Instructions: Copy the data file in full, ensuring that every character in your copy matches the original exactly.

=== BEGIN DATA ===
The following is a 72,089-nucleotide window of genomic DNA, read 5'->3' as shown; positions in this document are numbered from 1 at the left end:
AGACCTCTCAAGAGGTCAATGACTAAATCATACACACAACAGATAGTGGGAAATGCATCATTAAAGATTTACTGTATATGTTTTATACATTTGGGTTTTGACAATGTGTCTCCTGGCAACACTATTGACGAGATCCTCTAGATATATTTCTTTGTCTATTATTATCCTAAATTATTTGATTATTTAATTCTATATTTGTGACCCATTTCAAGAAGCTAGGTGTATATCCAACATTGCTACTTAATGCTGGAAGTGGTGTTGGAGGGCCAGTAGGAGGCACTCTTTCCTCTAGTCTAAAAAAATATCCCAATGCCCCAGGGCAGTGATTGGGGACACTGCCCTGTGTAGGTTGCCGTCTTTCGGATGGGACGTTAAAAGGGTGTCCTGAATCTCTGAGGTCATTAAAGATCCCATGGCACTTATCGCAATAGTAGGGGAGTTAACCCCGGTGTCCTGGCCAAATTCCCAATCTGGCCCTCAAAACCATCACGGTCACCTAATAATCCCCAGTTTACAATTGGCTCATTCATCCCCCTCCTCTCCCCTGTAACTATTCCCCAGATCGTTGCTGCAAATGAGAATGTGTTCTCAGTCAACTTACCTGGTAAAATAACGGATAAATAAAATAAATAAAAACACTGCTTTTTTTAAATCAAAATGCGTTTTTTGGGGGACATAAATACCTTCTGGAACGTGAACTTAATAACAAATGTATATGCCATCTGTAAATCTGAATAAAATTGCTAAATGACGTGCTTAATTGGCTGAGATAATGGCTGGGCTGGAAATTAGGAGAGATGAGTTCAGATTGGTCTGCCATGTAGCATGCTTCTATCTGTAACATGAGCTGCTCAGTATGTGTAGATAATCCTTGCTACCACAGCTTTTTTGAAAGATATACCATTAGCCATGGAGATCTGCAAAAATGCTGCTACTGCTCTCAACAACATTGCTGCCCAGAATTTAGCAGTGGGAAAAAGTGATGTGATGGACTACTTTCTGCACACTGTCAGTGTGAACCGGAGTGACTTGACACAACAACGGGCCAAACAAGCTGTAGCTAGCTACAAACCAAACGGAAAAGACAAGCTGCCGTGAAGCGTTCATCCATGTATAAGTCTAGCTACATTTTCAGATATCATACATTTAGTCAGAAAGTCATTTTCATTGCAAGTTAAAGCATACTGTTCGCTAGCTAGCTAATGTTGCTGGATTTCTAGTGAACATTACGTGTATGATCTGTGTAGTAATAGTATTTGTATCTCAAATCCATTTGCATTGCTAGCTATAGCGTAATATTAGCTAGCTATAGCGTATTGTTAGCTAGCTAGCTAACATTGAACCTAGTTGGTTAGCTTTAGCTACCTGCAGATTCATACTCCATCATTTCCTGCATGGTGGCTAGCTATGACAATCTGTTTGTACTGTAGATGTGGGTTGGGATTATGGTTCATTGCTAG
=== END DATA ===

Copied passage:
The following is a 72,089-nucleotide window of genomic DNA, read 5'->3' as shown; positions in this document are numbered from 1 at the left end:
AGACCTCTCAAGAGGTCAATGACTAAATCATACACACAACAGATAGTGGGAAATGCATCATTAAAGATTTACTGTATATGTTTTATACATTTGGGTTTTGACAATGTGTCTCCTGGCAACACTATTGACGAGATCCTCTAGATATATTTCTTTGTCTATTATTATCCTAAATTATTTGATTATTTAATTCTATATTTGTGACCCATTTCAAGAAGCTAGGTGTATATCCAACATTGCTACTTAATGCTGGAAGTGGTGTTGGAGGGCCAGTAGGAGGCACTCTTTCCTCTAGTCTAAAAAAATATCCCAATGCCCCAGGGCAGTGATTGGGGACACTGCCCTGTGTAGGTTGCCGTCTTTCGGATGGGACGTTAAAAGGGTGTCCTGAATCTCTGAGGTCATTAAAGATCCCATGGCACTTATCGCAATAGTAGGGGAGTTAACCCCGGTGTCCTGGCCAAATTCCCAATCTGGCCCTCAAAACCATCACGGTCACCTAATAATCCCCAGTTTACAATTGGCTCATTCATCCCCCTCCTCTCCCCTGTAACTATTCCCCAGATCGTTGCTGCAAATGAGAATGTGTTCTCAGTCAACTTACCTGGTAAAATAACGGATAAATAAAATAAATAAAAACACTGCTTTTTTTAAATCAAAATGCGTTTTTTGGGGGACATAAATACCTTCTGGAACGTGAACTTAATAACAAATGTATATGCCATCTGTAAATCTGAATAAAATTGCTAAATGACGTGCTTAATTGGCTGAGATAATGGCTGGGCTGGAAATTAGGAGAGATGAGTTCAGATTGGTCTGCCATGTAGCATGCTTCTATCTGTAACATGAGCTGCTCAGTATGTGTAGATAATCCTTGCTACCACAGCTTTTTTGAAAGATATACCATTAGCCATGGAGATCTGCAAAAATGCTGCTACTGCTCTCAACAACATTGCTGCCCAGAATTTAGCAGTGGGAAAAAGTGATGTGATGGACTACTTTCTGCACACTGTCAGTGTGAACCGGAGTGACTTGACACAACAACGGGCCAAACAAGCTGTAGCTAGCTACAAACCAAACGGAAAAGACAAGCTGCCGTGAAGCGTTCATCCATGTATAAGTCTAGCTACATTTTCAGATATCATACATTTAGTCAGAAAGTCATTTTCATTGCAAGTTAAAGCATACTGTTCGCTAGCTAGCTAATGTTGCTGGATTTCTAGTGAACATTACGTGTATGATCTGTGTAGTAATAGTATTTGTATCTCAAATCCATTTGCATTGCTAGCTATAGCGTAATATTAGCTAGCTATAGCGTATTGTTAGCTAGCTAGCTAACATTGAACCTAGTTGGTTAGCTTTAGCTACCTGCAGATTCATACTCCATCATTTCCTGCATGGTGGCTAGCTATGACAATCTGTTTGTACTGTAGATGTGGGTTGGGATTATGGTTCATTGCTAG